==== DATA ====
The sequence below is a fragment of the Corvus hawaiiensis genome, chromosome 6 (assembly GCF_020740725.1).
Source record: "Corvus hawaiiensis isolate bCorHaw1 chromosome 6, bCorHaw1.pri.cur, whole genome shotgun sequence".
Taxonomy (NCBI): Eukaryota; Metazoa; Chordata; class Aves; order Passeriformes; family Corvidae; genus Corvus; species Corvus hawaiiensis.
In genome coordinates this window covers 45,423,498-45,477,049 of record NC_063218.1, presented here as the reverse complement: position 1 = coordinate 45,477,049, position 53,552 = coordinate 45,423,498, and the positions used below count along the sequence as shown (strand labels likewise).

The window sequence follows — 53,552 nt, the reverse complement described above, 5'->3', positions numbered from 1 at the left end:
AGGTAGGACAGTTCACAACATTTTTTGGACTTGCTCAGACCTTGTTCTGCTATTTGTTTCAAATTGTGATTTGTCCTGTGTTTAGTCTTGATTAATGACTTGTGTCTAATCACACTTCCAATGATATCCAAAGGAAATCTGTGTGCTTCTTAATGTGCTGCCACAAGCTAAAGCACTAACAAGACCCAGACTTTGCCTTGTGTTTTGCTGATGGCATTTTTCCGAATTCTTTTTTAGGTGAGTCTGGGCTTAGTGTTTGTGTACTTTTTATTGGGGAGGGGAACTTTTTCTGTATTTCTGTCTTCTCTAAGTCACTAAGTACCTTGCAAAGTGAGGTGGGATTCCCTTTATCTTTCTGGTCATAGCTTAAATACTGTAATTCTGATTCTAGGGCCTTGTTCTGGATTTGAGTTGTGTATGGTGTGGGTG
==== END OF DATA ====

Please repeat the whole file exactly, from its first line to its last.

The sequence below is a fragment of the Corvus hawaiiensis genome, chromosome 6 (assembly GCF_020740725.1).
Source record: "Corvus hawaiiensis isolate bCorHaw1 chromosome 6, bCorHaw1.pri.cur, whole genome shotgun sequence".
Taxonomy (NCBI): Eukaryota; Metazoa; Chordata; class Aves; order Passeriformes; family Corvidae; genus Corvus; species Corvus hawaiiensis.
In genome coordinates this window covers 45,423,498-45,477,049 of record NC_063218.1, presented here as the reverse complement: position 1 = coordinate 45,477,049, position 53,552 = coordinate 45,423,498, and the positions used below count along the sequence as shown (strand labels likewise).

The window sequence follows — 53,552 nt, the reverse complement described above, 5'->3', positions numbered from 1 at the left end:
AGGTAGGACAGTTCACAACATTTTTTGGACTTGCTCAGACCTTGTTCTGCTATTTGTTTCAAATTGTGATTTGTCCTGTGTTTAGTCTTGATTAATGACTTGTGTCTAATCACACTTCCAATGATATCCAAAGGAAATCTGTGTGCTTCTTAATGTGCTGCCACAAGCTAAAGCACTAACAAGACCCAGACTTTGCCTTGTGTTTTGCTGATGGCATTTTTCCGAATTCTTTTTTAGGTGAGTCTGGGCTTAGTGTTTGTGTACTTTTTATTGGGGAGGGGAACTTTTTCTGTATTTCTGTCTTCTCTAAGTCACTAAGTACCTTGCAAAGTGAGGTGGGATTCCCTTTATCTTTCTGGTCATAGCTTAAATACTGTAATTCTGATTCTAGGGCCTTGTTCTGGATTTGAGTTGTGTATGGTGTGGGTG